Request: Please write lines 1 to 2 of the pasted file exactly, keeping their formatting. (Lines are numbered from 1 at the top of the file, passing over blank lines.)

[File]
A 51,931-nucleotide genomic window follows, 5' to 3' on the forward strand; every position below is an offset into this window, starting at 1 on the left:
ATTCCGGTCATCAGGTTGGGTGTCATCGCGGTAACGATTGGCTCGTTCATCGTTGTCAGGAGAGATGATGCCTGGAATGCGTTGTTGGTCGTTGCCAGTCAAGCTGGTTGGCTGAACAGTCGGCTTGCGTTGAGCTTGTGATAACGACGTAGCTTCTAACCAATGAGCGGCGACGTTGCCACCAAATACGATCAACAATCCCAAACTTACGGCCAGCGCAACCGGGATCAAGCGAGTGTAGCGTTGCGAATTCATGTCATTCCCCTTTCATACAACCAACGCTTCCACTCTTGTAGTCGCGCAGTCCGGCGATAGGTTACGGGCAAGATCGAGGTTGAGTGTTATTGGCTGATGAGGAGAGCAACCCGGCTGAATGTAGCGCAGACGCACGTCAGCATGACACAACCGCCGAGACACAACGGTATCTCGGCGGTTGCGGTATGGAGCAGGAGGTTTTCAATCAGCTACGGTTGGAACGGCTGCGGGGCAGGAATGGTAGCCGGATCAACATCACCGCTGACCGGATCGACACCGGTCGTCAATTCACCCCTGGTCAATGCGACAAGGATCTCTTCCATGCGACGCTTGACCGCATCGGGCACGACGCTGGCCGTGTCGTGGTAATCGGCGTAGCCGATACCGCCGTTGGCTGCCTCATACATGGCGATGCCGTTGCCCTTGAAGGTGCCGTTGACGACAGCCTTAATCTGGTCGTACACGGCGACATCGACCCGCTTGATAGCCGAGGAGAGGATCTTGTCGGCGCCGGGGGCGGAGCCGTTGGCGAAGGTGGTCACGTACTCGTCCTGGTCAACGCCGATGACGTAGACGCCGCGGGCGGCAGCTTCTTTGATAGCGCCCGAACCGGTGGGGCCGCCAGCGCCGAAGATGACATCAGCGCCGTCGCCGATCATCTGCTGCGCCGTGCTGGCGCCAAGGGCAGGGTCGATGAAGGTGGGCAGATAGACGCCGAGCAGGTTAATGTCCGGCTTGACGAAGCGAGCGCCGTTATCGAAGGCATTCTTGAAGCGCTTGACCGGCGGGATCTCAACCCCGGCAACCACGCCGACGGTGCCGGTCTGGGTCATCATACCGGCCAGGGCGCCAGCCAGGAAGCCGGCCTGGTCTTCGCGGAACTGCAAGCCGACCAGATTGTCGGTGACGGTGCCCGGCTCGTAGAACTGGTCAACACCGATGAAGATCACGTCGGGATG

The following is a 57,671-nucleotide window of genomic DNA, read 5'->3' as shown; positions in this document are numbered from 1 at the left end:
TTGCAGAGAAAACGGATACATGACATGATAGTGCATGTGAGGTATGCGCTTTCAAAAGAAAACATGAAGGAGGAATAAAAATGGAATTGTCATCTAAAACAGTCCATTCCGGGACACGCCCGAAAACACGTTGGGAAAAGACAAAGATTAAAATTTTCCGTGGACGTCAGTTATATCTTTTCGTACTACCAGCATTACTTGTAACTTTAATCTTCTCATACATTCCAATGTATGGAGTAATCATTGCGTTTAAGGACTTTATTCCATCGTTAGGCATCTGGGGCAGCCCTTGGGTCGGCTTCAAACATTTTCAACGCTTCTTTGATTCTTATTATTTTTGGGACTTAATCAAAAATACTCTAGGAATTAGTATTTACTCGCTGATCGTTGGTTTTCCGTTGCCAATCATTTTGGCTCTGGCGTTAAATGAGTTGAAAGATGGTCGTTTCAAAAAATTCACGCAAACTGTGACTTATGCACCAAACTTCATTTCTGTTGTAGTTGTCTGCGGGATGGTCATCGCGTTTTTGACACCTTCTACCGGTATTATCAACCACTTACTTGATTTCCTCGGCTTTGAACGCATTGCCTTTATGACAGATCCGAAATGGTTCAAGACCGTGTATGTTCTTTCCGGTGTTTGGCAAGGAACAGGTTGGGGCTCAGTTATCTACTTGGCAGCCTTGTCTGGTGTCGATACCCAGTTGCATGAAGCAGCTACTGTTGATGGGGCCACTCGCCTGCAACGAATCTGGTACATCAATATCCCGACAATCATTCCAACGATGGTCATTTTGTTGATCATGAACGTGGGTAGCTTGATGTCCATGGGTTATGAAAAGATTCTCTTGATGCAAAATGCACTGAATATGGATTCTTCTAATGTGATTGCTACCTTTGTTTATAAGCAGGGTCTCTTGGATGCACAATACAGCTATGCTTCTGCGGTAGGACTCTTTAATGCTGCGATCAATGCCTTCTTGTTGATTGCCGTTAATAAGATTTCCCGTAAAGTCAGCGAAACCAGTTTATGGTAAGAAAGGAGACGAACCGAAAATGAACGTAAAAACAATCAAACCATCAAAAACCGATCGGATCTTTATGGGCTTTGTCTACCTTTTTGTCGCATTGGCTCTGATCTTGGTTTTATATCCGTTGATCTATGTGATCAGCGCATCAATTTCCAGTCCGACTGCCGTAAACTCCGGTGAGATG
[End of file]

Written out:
A 51,931-nucleotide genomic window follows, 5' to 3' on the forward strand; every position below is an offset into this window, starting at 1 on the left:
ATTCCGGTCATCAGGTTGGGTGTCATCGCGGTAACGATTGGCTCGTTCATCGTTGTCAGGAGAGATGATGCCTGGAATGCGTTGTTGGTCGTTGCCAGTCAAGCTGGTTGGCTGAACAGTCGGCTTGCGTTGAGCTTGTGATAACGACGTAGCTTCTAACCAATGAGCGGCGACGTTGCCACCAAATACGATCAACAATCCCAAACTTACGGCCAGCGCAACCGGGATCAAGCGAGTGTAGCGTTGCGAATTCATGTCATTCCCCTTTCATACAACCAACGCTTCCACTCTTGTAGTCGCGCAGTCCGGCGATAGGTTACGGGCAAGATCGAGGTTGAGTGTTATTGGCTGATGAGGAGAGCAACCCGGCTGAATGTAGCGCAGACGCACGTCAGCATGACACAACCGCCGAGACACAACGGTATCTCGGCGGTTGCGGTATGGAGCAGGAGGTTTTCAATCAGCTACGGTTGGAACGGCTGCGGGGCAGGAATGGTAGCCGGATCAACATCACCGCTGACCGGATCGACACCGGTCGTCAATTCACCCCTGGTCAATGCGACAAGGATCTCTTCCATGCGACGCTTGACCGCATCGGGCACGACGCTGGCCGTGTCGTGGTAATCGGCGTAGCCGATACCGCCGTTGGCTGCCTCATACATGGCGATGCCGTTGCCCTTGAAGGTGCCGTTGACGACAGCCTTAATCTGGTCGTACACGGCGACATCGACCCGCTTGATAGCCGAGGAGAGGATCTTGTCGGCGCCGGGGGCGGAGCCGTTGGCGAAGGTGGTCACGTACTCGTCCTGGTCAACGCCGATGACGTAGACGCCGCGGGCGGCAGCTTCTTTGATAGCGCCCGAACCGGTGGGGCCGCCAGCGCCGAAGATGACATCAGCGCCGTCGCCGATCATCTGCTGCGCCGTGCTGGCGCCAAGGGCAGGGTCGATGAAGGTGGGCAGATAGACGCCGAGCAGGTTAATGTCCGGCTTGACGAAGCGAGCGCCGTTATCGAAGGCATTCTTGAAGCGCTTGACCGGCGGGATCTCAACCCCGGCAACCACGCCGACGGTGCCGGTCTGGGTCATCATACCGGCCAGGGCGCCAGCCAGGAAGCCGGCCTGGTCTTCGCGGAACTGCAAGCCGACCAGATTGTCGGTGACGGTGCCCGGCTCGTAGAACTGGTCAACACCGATGAAGATCACGTCGGGATG